Harry Harrison (born Henry Maxwell Dempsey) was an American science fiction and fantasy author.
Harry Harrison was Born in Stamford, Connecticut. Before starting a career as a writer, Harrison served in the US Army Air Corps during World War II.
But first, he began working in science fiction as an illustrator, particularly on two comic book series, Weird Fantasy, and Weird Science.
Harry Harrison debuted with Deathworld in 1960. The novel was the first in a trilogy of books that explored the adventures of a human named Jason dinAlt on a planet that was incredibly hostile to human life.
Deathworld was well-received by readers and critics alike, and it helped establish Harrison as a new voice in the science fiction genre.
Harry Harrison authored over 70 novels and numerous short stories, but Deathworld remains an important and influential work that helped launch his literary career.
Harrison's work featured a combination of humor and social commentary with fantasy themes. He was perhaps best known for his Stainless Steel Rat series (12 titles, from 1961), which followed the exploits of a charming thief in a futuristic society.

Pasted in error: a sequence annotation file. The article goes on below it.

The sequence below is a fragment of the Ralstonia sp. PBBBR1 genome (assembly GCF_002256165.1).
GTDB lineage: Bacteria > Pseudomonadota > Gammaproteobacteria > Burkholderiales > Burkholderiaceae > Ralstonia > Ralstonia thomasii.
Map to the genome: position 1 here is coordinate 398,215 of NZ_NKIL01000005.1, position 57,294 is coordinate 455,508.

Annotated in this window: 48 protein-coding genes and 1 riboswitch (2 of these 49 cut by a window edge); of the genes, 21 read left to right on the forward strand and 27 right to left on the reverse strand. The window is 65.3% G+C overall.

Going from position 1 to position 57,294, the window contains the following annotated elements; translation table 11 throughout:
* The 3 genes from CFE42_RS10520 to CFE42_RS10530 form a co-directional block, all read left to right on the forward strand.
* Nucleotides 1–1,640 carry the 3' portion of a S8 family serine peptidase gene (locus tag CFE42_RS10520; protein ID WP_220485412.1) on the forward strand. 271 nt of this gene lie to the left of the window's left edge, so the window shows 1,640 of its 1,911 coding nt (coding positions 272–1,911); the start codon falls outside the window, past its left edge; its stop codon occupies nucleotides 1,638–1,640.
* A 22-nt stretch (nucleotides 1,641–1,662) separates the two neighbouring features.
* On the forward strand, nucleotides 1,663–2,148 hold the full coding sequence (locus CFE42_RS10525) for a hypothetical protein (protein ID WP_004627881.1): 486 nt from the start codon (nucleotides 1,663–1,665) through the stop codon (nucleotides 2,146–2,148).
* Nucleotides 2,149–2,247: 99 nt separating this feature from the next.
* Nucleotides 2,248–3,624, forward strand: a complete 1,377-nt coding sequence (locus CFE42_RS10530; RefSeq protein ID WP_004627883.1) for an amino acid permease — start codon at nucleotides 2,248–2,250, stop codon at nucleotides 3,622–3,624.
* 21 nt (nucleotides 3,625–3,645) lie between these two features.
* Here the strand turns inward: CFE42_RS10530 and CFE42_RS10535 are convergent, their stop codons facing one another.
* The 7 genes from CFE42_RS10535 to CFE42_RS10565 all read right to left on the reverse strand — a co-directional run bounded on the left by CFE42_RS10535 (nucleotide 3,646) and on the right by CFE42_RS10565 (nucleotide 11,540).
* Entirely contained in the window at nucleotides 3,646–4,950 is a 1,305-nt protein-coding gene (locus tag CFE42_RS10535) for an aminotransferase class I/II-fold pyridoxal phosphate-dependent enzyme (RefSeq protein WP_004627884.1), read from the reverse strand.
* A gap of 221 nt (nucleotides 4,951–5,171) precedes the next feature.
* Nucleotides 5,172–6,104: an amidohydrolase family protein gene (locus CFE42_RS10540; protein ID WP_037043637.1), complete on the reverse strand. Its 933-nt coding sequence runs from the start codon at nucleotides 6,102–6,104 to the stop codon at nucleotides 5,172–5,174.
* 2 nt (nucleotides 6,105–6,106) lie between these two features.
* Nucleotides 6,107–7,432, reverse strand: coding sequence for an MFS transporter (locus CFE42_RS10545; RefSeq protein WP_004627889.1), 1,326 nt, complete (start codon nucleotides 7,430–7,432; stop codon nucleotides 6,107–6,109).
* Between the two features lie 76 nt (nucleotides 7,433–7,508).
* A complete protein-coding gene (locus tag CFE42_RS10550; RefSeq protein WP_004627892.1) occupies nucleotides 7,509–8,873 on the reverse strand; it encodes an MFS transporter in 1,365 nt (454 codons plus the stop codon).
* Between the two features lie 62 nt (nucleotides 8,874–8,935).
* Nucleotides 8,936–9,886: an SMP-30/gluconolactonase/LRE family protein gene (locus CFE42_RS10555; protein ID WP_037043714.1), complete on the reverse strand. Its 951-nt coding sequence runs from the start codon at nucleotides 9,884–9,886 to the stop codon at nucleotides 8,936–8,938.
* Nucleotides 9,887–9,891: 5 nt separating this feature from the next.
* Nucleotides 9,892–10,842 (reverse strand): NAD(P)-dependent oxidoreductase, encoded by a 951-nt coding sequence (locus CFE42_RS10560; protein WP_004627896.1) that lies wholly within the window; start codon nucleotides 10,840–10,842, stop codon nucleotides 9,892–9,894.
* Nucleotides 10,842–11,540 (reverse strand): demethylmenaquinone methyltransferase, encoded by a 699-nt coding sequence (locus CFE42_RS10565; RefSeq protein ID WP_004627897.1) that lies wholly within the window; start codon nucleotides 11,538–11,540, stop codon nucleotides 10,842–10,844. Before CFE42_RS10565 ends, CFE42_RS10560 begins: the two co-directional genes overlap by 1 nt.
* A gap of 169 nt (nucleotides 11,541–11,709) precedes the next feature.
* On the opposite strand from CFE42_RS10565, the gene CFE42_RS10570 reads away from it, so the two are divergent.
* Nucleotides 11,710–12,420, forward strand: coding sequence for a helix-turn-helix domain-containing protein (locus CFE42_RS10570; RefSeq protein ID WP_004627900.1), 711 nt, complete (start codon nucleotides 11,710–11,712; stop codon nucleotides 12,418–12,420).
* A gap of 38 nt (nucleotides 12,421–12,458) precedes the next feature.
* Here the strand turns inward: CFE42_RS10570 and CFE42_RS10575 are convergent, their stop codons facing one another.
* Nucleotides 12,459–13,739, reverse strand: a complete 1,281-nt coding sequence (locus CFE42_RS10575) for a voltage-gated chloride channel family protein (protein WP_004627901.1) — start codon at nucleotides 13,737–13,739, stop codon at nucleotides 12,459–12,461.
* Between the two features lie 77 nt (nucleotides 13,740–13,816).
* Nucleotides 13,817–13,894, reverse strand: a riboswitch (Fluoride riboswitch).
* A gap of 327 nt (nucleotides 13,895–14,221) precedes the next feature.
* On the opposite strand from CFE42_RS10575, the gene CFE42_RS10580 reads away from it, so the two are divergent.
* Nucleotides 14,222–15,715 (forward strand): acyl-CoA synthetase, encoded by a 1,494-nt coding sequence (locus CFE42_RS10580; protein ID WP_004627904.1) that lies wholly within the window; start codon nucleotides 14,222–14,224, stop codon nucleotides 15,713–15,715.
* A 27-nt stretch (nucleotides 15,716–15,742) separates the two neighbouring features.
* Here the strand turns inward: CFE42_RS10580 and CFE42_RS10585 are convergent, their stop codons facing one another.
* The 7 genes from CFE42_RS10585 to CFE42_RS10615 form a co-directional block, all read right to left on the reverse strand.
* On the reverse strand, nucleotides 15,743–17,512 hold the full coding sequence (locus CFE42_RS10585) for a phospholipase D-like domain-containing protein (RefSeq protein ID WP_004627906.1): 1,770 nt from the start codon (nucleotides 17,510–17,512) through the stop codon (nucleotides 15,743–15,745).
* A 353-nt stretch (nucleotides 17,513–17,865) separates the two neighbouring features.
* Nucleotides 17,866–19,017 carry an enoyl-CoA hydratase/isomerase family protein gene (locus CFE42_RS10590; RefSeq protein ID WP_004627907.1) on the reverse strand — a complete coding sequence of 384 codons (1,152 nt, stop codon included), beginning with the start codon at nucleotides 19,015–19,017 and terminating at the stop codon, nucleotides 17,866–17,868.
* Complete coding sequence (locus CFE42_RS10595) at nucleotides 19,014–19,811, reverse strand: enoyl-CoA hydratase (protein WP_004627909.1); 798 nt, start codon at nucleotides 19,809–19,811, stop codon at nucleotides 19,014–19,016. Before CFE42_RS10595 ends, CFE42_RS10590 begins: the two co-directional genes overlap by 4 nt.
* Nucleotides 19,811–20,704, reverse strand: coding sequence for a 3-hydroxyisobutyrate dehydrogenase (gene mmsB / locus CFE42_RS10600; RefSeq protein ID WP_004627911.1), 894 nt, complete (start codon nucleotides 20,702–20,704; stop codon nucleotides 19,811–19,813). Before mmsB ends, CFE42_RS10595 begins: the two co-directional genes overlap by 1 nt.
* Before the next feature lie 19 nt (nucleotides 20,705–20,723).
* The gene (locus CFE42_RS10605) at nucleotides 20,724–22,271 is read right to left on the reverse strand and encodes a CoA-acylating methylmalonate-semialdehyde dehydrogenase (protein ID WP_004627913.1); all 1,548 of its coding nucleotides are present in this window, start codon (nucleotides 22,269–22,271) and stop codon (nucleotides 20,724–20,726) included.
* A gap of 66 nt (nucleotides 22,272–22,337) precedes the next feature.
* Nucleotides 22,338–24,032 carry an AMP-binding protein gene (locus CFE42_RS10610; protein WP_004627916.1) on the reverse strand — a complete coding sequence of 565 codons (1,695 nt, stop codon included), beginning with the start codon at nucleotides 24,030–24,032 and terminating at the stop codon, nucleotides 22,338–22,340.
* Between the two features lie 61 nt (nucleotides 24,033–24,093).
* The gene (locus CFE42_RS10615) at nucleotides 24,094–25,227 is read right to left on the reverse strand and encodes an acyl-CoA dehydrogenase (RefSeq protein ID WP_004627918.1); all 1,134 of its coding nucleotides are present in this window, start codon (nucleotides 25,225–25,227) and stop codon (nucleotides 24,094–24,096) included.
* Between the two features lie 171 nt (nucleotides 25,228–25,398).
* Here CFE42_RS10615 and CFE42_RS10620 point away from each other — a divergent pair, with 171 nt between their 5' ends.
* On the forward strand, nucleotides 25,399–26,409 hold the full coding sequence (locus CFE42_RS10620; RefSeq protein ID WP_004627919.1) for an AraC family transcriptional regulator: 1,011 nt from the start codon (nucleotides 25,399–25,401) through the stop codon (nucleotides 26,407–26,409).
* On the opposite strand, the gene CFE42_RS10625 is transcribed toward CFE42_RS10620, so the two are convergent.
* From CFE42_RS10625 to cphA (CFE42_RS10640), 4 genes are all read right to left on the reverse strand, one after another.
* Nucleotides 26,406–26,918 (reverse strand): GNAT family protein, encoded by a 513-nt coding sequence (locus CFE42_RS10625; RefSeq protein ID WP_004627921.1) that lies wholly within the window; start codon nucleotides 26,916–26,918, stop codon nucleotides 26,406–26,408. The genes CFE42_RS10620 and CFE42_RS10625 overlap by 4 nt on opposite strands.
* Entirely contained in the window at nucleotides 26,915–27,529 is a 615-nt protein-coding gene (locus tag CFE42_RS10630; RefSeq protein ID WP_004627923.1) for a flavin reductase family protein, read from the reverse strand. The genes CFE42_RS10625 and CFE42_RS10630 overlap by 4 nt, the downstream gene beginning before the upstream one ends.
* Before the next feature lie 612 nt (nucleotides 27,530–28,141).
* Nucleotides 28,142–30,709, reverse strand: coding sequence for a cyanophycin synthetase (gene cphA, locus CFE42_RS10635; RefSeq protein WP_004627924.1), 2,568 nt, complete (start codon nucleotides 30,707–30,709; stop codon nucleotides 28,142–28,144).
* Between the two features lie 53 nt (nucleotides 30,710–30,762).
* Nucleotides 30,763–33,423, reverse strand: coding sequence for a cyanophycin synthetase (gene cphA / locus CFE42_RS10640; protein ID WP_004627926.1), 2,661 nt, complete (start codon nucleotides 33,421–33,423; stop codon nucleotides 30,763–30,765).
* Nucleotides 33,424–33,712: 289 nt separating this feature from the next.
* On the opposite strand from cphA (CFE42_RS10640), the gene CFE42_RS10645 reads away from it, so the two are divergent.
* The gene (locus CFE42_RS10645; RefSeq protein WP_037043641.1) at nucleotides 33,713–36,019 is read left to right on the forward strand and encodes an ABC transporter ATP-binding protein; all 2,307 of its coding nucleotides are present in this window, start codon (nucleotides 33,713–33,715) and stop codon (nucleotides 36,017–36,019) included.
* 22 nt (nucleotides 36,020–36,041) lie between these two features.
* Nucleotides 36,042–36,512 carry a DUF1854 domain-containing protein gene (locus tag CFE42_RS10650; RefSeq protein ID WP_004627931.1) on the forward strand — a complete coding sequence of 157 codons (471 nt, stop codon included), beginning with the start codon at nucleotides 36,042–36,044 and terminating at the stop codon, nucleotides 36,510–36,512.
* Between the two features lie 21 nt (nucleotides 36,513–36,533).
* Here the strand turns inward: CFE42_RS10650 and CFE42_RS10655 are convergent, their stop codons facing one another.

His novel Make Room! Make Room! (1966) became the basis for the Hollywood film Soylent Green (1973). This story explores the consequences of overpopulation and environmental degradation in a dystopian future in New York City.
Harry Harrison won several prestigious awards, including the Hugo and Nebula awards. He was also a co-founder of the World Science Fiction Convention and was involved in other organizations promoting sci-fi and fantasy literature.
He was also, with Brian W. Aldiss, co-president of the Birmingham Science Fiction Group.
Harrison lived in various locations throughout his life, including Mexico and Ireland, but eventually settled in the United Kingdom.
Harry Harrison passed away in Crowborough, East Sussex, England.